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A Conversation About Social Media

Changing (Service) Channels

Contemporary banking customers increasingly prefer alternative channels. With the help of the Internet, mobile phones, and other emerging technologies, customers are fully aware of their many options, and they are exercising them. This trend is forcing financial institutions to reconsider their channel strategy, especially if they want to increase shareholder value over the long term.

As customers take control of the relationship with their service providers, they demand a smooth, personalized multichannel experience, built according to their needs, not the priorities of the business. So what is a company to do?

There are three common practices that most financial institutions perform without really looking deeply enough at the impact on the customer experience. Below are specific actions these firms should consider before they make any changes in the customer experience.

PRACTICE 1: Maximize the Number of Channels Offered and Functions on Each Channel

Competitive “me too” pressures and IT’s tendency to follow the newest “shiny object” often overshadow customer experience and financial feasibility when making a decision on new channel and function offerings. Before making any impulsive channel and technology investment, executives must review the key elements of a multichannel model. This includes conducting a review of their multichannel strategy, as well as of the role and functionality of each channel.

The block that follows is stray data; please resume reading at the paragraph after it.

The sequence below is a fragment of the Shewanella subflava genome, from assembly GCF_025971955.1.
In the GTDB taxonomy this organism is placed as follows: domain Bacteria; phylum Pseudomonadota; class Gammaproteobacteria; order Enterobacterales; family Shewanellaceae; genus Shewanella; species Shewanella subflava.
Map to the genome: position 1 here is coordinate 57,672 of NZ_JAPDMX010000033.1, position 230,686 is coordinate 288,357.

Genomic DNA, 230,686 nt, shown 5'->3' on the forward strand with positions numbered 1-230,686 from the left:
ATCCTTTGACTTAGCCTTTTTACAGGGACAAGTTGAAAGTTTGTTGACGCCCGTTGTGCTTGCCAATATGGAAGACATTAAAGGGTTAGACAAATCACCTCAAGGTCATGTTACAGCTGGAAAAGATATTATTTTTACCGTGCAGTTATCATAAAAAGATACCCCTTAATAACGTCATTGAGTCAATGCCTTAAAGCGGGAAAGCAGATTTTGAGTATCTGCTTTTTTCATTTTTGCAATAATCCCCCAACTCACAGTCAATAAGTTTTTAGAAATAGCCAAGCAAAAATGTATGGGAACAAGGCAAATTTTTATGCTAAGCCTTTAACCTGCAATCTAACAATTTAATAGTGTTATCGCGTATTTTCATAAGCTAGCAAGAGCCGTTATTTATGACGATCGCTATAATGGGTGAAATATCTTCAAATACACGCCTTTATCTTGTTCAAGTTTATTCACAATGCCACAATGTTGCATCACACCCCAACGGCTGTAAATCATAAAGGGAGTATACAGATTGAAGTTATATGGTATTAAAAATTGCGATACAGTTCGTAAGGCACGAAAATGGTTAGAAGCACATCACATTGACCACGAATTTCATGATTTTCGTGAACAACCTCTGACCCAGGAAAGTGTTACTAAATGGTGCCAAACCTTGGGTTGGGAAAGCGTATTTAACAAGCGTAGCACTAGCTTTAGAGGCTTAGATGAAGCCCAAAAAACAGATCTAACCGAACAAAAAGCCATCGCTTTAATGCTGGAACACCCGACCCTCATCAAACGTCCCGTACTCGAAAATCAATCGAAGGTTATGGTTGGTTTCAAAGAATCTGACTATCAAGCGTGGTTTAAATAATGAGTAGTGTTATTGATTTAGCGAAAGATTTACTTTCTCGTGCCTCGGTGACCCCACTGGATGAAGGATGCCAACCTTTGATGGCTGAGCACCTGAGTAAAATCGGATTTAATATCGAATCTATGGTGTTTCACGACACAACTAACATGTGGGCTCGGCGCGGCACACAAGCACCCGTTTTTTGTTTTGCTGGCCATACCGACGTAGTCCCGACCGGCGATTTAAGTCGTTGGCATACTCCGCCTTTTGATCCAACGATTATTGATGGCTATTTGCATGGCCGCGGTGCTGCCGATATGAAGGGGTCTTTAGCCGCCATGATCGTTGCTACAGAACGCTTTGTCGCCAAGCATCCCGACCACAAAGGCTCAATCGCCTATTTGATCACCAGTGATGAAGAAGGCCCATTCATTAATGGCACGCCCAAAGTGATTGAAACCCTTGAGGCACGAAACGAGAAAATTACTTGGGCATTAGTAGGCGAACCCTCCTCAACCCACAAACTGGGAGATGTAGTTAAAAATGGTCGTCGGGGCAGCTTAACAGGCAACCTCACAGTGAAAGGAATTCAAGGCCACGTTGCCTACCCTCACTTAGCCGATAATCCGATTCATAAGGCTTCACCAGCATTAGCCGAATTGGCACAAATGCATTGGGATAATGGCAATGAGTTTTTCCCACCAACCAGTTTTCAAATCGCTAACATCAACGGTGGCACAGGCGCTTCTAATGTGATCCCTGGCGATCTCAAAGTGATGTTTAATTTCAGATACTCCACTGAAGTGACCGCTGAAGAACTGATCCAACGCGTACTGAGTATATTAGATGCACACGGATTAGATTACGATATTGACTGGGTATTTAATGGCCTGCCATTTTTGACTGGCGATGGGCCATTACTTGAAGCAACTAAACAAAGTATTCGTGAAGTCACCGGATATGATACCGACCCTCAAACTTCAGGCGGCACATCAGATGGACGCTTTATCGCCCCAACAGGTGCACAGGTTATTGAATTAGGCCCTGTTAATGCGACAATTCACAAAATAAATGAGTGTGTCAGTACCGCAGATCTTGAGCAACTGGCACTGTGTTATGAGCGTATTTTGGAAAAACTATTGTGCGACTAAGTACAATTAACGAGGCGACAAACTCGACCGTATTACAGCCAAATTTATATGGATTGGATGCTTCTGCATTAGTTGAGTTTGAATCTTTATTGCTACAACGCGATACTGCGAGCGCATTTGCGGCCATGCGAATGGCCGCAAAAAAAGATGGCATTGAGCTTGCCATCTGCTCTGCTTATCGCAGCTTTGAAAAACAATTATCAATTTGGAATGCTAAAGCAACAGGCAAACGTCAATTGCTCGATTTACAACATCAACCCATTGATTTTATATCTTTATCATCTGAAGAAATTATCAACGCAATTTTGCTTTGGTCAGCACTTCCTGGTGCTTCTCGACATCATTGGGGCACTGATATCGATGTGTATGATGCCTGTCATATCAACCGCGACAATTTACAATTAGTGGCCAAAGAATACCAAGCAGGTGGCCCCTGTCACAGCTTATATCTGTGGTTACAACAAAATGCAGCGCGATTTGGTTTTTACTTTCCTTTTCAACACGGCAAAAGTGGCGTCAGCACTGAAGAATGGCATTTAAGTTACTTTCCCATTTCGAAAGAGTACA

Multichannel strategy review: When reviewing a firm’s multichannel strategy it’s important to consider the optimal level of multichannel integration necessary. This will often depend on the complexity of the offer, as well as the current level of channel integration. Integrating channels and increasing products and services provided through these channels can increase costs. Banks with relatively conservative investment budgets may prefer to implement fewer functions to current channels.